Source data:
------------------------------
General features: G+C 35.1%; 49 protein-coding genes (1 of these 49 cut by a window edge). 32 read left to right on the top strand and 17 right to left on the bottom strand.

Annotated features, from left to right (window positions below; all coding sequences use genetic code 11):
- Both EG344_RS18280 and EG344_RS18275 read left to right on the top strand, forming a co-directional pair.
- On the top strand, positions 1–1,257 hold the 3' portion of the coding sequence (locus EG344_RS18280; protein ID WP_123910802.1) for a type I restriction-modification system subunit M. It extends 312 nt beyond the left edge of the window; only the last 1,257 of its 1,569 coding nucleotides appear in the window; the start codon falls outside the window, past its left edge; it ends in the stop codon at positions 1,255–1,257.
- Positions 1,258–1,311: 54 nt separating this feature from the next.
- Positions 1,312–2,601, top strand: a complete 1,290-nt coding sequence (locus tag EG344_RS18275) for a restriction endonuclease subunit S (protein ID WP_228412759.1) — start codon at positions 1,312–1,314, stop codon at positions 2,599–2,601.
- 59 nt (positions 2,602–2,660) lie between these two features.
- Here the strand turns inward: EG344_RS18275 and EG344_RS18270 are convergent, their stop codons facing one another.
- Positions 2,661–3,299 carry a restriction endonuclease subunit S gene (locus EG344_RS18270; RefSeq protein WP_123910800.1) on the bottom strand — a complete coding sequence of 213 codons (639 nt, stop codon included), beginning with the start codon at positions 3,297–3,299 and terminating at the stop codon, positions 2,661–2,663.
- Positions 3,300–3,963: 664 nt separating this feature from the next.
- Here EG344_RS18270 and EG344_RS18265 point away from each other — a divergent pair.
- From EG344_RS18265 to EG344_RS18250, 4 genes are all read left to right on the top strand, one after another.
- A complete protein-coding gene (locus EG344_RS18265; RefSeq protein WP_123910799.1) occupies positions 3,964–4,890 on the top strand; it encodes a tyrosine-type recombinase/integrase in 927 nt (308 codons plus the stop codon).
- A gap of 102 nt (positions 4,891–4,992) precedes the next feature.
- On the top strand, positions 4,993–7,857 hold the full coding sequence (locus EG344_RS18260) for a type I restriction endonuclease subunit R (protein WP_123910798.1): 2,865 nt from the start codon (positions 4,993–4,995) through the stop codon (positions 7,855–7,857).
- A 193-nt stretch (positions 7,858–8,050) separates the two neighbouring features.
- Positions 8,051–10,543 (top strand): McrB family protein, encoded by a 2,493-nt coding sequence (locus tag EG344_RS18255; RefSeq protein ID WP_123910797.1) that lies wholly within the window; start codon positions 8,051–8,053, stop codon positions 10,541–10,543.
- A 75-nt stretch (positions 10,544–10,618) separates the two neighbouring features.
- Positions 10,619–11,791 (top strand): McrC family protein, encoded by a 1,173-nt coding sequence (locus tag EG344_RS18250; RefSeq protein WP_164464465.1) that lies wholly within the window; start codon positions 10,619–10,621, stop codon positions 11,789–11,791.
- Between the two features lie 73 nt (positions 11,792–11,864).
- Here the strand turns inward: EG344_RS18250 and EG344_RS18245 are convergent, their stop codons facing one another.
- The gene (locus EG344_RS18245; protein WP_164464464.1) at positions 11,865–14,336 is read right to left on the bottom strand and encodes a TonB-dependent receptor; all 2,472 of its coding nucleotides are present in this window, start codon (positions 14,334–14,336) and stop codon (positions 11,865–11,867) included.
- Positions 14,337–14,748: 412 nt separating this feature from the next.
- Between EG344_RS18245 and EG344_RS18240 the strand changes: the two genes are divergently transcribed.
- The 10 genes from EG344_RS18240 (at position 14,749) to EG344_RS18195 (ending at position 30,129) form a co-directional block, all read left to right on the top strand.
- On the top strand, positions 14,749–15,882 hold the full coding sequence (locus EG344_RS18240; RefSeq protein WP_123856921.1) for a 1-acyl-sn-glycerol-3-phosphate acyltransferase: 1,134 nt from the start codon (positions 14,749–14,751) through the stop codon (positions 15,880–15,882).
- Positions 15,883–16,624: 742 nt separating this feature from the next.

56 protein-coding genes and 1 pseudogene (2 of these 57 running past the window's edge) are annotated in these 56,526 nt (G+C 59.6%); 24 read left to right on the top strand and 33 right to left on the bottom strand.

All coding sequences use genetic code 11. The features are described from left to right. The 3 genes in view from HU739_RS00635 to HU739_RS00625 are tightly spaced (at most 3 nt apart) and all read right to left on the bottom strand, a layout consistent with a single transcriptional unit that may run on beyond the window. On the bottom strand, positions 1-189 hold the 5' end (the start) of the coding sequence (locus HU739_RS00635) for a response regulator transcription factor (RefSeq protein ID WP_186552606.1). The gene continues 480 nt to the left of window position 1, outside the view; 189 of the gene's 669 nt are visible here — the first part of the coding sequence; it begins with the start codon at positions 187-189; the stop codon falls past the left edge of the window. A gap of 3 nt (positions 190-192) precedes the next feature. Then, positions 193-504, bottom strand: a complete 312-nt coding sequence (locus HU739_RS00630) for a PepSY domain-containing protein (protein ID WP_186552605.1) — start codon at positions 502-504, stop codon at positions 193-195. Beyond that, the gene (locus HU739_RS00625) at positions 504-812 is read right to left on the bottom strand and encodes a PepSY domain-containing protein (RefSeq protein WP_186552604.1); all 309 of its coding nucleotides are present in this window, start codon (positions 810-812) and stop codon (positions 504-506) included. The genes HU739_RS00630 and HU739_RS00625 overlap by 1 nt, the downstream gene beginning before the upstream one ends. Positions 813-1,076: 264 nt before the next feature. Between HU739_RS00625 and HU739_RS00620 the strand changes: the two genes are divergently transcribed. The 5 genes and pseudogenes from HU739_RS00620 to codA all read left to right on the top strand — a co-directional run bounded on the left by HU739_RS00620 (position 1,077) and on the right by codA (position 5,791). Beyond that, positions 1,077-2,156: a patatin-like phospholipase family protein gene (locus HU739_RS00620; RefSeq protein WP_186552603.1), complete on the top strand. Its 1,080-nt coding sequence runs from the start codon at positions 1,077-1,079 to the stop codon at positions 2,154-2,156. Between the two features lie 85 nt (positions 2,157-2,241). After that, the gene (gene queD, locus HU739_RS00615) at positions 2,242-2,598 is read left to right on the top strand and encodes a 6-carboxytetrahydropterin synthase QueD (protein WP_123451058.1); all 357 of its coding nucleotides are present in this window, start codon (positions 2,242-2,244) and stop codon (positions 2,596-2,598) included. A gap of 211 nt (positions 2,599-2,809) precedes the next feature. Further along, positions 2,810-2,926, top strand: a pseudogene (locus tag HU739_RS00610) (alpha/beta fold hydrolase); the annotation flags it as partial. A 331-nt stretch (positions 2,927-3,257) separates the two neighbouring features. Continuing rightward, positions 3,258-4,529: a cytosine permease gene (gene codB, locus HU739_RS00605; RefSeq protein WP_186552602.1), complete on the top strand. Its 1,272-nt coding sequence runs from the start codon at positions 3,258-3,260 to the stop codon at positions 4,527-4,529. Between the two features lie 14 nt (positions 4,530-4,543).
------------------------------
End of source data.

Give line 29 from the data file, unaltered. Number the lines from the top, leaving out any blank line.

All coding sequences use genetic code 11. The features are described from left to right. The 3 genes in view from HU739_RS00635 to HU739_RS00625 are tightly spaced (at most 3 nt apart) and all read right to left on the bottom strand, a layout consistent with a single transcriptional unit that may run on beyond the window. On the bottom strand, positions 1-189 hold the 5' end (the start) of the coding sequence (locus HU739_RS00635) for a response regulator transcription factor (RefSeq protein ID WP_186552606.1). The gene continues 480 nt to the left of window position 1, outside the view; 189 of the gene's 669 nt are visible here — the first part of the coding sequence; it begins with the start codon at positions 187-189; the stop codon falls past the left edge of the window. A gap of 3 nt (positions 190-192) precedes the next feature. Then, positions 193-504, bottom strand: a complete 312-nt coding sequence (locus HU739_RS00630) for a PepSY domain-containing protein (protein ID WP_186552605.1) — start codon at positions 502-504, stop codon at positions 193-195. Beyond that, the gene (locus HU739_RS00625) at positions 504-812 is read right to left on the bottom strand and encodes a PepSY domain-containing protein (RefSeq protein WP_186552604.1); all 309 of its coding nucleotides are present in this window, start codon (positions 810-812) and stop codon (positions 504-506) included. The genes HU739_RS00630 and HU739_RS00625 overlap by 1 nt, the downstream gene beginning before the upstream one ends. Positions 813-1,076: 264 nt before the next feature. Between HU739_RS00625 and HU739_RS00620 the strand changes: the two genes are divergently transcribed. The 5 genes and pseudogenes from HU739_RS00620 to codA all read left to right on the top strand — a co-directional run bounded on the left by HU739_RS00620 (position 1,077) and on the right by codA (position 5,791). Beyond that, positions 1,077-2,156: a patatin-like phospholipase family protein gene (locus HU739_RS00620; RefSeq protein WP_186552603.1), complete on the top strand. Its 1,080-nt coding sequence runs from the start codon at positions 1,077-1,079 to the stop codon at positions 2,154-2,156. Between the two features lie 85 nt (positions 2,157-2,241). After that, the gene (gene queD, locus HU739_RS00615) at positions 2,242-2,598 is read left to right on the top strand and encodes a 6-carboxytetrahydropterin synthase QueD (protein WP_123451058.1); all 357 of its coding nucleotides are present in this window, start codon (positions 2,242-2,244) and stop codon (positions 2,596-2,598) included. A gap of 211 nt (positions 2,599-2,809) precedes the next feature. Further along, positions 2,810-2,926, top strand: a pseudogene (locus tag HU739_RS00610) (alpha/beta fold hydrolase); the annotation flags it as partial. A 331-nt stretch (positions 2,927-3,257) separates the two neighbouring features. Continuing rightward, positions 3,258-4,529: a cytosine permease gene (gene codB, locus HU739_RS00605; RefSeq protein WP_186552602.1), complete on the top strand. Its 1,272-nt coding sequence runs from the start codon at positions 3,258-3,260 to the stop codon at positions 4,527-4,529. Between the two features lie 14 nt (positions 4,530-4,543).